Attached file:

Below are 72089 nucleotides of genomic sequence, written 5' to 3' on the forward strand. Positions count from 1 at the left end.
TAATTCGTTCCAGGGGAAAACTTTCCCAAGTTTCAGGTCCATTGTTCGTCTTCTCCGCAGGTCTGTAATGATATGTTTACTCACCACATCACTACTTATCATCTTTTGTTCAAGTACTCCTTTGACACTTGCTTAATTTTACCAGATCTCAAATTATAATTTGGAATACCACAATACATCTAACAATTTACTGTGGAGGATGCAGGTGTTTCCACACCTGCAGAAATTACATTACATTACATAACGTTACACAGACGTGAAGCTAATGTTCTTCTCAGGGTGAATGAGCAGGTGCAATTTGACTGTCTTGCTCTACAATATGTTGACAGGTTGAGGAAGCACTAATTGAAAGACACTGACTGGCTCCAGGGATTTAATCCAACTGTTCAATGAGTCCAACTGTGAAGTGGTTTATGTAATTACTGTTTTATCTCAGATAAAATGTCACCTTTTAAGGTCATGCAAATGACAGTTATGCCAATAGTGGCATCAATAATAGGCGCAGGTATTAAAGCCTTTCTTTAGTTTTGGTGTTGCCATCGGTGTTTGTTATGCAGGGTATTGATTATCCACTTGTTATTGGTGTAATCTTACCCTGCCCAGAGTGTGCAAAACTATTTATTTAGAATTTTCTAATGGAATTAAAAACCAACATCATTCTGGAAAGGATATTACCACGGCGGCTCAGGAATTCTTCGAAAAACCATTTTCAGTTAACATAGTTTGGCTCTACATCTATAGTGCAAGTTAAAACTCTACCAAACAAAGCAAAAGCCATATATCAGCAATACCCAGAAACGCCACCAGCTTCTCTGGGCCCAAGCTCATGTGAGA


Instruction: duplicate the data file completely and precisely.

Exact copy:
Below are 72089 nucleotides of genomic sequence, written 5' to 3' on the forward strand. Positions count from 1 at the left end.
TAATTCGTTCCAGGGGAAAACTTTCCCAAGTTTCAGGTCCATTGTTCGTCTTCTCCGCAGGTCTGTAATGATATGTTTACTCACCACATCACTACTTATCATCTTTTGTTCAAGTACTCCTTTGACACTTGCTTAATTTTACCAGATCTCAAATTATAATTTGGAATACCACAATACATCTAACAATTTACTGTGGAGGATGCAGGTGTTTCCACACCTGCAGAAATTACATTACATTACATAACGTTACACAGACGTGAAGCTAATGTTCTTCTCAGGGTGAATGAGCAGGTGCAATTTGACTGTCTTGCTCTACAATATGTTGACAGGTTGAGGAAGCACTAATTGAAAGACACTGACTGGCTCCAGGGATTTAATCCAACTGTTCAATGAGTCCAACTGTGAAGTGGTTTATGTAATTACTGTTTTATCTCAGATAAAATGTCACCTTTTAAGGTCATGCAAATGACAGTTATGCCAATAGTGGCATCAATAATAGGCGCAGGTATTAAAGCCTTTCTTTAGTTTTGGTGTTGCCATCGGTGTTTGTTATGCAGGGTATTGATTATCCACTTGTTATTGGTGTAATCTTACCCTGCCCAGAGTGTGCAAAACTATTTATTTAGAATTTTCTAATGGAATTAAAAACCAACATCATTCTGGAAAGGATATTACCACGGCGGCTCAGGAATTCTTCGAAAAACCATTTTCAGTTAACATAGTTTGGCTCTACATCTATAGTGCAAGTTAAAACTCTACCAAACAAAGCAAAAGCCATATATCAGCAATACCCAGAAACGCCACCAGCTTCTCTGGGCCCAAGCTCATGTGAGA